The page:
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Silence on borders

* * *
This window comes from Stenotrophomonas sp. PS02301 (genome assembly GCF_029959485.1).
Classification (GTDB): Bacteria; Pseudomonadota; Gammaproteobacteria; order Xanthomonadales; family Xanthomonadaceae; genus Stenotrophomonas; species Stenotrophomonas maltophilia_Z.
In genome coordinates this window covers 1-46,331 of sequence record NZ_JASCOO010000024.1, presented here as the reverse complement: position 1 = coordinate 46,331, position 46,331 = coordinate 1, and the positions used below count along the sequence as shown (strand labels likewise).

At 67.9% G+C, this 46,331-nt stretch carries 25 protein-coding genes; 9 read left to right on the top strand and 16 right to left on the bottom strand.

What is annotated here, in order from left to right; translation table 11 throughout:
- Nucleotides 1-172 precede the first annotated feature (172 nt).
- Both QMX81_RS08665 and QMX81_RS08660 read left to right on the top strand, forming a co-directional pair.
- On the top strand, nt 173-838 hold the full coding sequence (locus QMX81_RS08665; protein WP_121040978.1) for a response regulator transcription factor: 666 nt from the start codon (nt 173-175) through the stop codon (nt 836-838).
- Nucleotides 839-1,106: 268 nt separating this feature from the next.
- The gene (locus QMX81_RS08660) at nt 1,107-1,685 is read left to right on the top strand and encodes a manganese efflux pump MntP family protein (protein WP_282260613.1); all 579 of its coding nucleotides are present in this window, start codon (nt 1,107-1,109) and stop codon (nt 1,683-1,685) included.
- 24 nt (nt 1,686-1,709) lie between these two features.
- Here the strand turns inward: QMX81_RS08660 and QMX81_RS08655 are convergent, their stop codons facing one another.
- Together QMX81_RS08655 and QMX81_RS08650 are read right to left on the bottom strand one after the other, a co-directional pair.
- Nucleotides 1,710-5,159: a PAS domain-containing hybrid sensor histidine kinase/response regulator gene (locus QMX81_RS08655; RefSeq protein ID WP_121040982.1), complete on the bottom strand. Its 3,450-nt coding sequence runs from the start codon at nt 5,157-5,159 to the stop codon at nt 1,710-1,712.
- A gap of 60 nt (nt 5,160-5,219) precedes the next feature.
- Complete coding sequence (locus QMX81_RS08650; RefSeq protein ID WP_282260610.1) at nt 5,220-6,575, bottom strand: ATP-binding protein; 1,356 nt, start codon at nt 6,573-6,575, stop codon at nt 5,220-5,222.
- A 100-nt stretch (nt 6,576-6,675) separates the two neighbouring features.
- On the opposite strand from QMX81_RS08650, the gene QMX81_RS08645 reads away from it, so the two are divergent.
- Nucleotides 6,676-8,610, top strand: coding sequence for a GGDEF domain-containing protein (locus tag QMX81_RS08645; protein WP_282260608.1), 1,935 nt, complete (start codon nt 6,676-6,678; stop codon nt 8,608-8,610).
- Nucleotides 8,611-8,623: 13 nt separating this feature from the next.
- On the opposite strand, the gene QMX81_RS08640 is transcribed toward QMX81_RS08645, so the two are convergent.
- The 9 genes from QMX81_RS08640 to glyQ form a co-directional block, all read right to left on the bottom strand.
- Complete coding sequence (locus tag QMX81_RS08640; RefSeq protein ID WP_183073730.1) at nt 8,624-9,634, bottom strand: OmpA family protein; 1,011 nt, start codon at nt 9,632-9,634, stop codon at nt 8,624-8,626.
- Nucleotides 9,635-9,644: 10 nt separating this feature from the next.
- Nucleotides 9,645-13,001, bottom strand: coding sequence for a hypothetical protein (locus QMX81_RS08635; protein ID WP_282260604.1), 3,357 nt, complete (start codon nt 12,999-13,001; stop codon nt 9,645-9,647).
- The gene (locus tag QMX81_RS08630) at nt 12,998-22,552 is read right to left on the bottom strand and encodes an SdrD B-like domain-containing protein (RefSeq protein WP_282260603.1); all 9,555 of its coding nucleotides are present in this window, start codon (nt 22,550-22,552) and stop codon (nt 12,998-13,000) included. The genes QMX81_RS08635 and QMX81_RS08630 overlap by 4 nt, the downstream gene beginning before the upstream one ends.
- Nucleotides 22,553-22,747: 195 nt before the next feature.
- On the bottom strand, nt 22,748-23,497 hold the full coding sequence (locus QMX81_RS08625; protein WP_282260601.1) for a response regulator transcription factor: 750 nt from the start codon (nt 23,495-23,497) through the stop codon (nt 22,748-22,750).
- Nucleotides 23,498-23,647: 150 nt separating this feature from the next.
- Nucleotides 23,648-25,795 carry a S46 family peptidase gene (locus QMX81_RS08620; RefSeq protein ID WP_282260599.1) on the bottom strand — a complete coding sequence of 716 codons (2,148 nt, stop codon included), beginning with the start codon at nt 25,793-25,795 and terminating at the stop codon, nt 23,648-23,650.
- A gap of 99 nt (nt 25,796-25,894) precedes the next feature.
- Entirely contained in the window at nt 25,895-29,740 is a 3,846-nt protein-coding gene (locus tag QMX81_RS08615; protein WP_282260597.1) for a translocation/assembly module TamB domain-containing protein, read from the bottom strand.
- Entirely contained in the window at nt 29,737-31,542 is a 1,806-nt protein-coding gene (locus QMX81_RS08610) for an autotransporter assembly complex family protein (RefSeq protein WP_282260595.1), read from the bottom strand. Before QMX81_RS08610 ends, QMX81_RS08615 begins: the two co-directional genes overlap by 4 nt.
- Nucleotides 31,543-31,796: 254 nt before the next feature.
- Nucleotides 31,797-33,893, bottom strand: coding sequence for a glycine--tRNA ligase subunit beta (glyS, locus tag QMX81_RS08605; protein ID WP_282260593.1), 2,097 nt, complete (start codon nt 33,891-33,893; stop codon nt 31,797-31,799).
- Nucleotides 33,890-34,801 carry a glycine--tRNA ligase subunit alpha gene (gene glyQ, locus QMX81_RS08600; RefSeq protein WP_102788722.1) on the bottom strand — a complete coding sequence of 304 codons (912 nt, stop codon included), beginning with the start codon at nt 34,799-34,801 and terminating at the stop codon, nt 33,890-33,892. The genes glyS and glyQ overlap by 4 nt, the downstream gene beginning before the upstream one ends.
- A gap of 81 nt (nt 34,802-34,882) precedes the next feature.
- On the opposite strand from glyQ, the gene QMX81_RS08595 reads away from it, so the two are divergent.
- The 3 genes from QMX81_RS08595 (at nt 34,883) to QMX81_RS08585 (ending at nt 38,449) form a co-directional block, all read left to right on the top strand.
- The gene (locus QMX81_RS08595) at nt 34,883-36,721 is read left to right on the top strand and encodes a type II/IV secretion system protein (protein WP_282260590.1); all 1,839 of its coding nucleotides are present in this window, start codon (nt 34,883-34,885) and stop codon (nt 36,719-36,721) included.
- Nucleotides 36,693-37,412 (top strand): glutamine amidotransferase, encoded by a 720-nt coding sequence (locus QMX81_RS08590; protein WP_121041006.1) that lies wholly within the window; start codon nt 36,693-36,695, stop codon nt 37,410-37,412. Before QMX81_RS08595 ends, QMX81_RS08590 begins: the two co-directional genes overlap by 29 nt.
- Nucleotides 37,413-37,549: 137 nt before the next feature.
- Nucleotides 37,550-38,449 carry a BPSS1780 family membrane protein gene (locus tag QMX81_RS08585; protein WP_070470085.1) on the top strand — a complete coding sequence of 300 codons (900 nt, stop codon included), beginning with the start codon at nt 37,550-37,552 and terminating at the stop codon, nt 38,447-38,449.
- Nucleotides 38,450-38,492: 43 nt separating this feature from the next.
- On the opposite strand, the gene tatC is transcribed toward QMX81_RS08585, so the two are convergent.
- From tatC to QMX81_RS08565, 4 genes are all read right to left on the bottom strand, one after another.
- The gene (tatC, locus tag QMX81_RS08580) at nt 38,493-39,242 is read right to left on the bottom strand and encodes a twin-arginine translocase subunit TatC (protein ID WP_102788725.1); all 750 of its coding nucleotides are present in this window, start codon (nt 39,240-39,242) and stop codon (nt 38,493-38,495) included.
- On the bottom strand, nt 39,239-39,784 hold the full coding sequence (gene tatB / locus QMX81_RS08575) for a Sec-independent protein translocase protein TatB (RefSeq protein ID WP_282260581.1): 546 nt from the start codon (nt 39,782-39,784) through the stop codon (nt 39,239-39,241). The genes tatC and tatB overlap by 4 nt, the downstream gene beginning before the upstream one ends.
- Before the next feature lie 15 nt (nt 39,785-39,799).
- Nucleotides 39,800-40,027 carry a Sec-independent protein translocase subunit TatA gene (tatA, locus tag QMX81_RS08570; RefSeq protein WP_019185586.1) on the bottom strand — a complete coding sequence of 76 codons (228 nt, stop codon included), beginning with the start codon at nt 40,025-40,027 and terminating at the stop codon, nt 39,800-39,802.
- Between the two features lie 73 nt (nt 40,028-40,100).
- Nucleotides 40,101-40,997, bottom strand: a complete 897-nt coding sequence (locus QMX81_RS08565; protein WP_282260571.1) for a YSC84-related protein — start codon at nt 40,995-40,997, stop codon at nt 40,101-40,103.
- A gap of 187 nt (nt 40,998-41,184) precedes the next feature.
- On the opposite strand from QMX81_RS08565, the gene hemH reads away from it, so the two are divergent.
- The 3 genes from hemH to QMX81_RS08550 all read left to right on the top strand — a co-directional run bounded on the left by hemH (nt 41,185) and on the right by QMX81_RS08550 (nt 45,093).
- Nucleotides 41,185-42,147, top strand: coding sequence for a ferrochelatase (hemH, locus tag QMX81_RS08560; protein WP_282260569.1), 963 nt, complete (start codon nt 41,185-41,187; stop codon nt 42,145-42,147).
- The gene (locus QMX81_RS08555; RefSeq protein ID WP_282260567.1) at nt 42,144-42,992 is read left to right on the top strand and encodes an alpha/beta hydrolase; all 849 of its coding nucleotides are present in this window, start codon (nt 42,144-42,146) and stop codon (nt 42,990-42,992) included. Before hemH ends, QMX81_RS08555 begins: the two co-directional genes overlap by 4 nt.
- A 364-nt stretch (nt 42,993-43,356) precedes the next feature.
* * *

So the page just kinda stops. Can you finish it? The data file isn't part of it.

Though India-Pakistan borders are quiet, and people living near the line of control are heaving a sigh of relief for over a month now, the reports in the international media are contrary claiming that the two countries are likely to see another bout of escalation of ties. According to a US intelligence report, which was reported by several Indian and international media outlets in the last few days, the crises between India and Pakistan is likely to become more intense risking an escalatory cycle though a war between the two nuclear-armed neighbours is unlikely. The media reports attributed to an unclassified annual report on worldwide threats assessment. Taking the threat perception a step further, the US’ Office of the Director of National Intelligence (DNI) on Tuesday said that under the leadership of Prime Minister Narendra Modi, India is more likely to respond with military force to “perceived or real” Pakistani provocations. The DNI oversees the US Intelligence Community and serves as principal adviser to the President on intelligence issues. According to DNI report although a general war between India and Pakistan is unlikely, crises between the two are likely to become more intense, risking an escalatory cycle. The report said that under the leadership of Prime Minister Narendra Modi, India is more likely than in the past to respond with military force to perceived or real Pakistani provocations, and heightened tensions raise the risk of conflict between the two nuclear-armed neighbours, with violent unrest in Kashmir or a militant attack in India being potential flashpoints. The report is a cause of concern especially for people living close to the border in J&K. People who have always borne the brunt of the cross-border firing the two countries have been engaging in for years now. Such escalations, which heightened ever further after the Pulwama attack, ended in death and destruction for the poor people living on either side of the borders. In recent weeks, leaderships in both India and Pakistan seem to have employed a slightly toned-down approach and are more open in sending positive messages to one another. The Pakistan government and the military have issued statements signalling the country’s desire to normalise the ties between the two countries. The Director Generals of Military Operations (DGMOs) of the two countries had agreed in February on strict observance of the ceasefire. Pakistan Army Chief Jawed Qamar Bajwa had said last month that “it is time to bury the past and move forward”.  Last month, India and Pakistan also held the annual meeting of the Permanent Indus Commission (PIC) after a gap of more than two-and-a-half years. While both countries are currently witnessing some thaw in the acerbic relations they used to share until recently, one hopes that the US report is just an over-assumption and the relationship between the two countries improves even more in the coming times.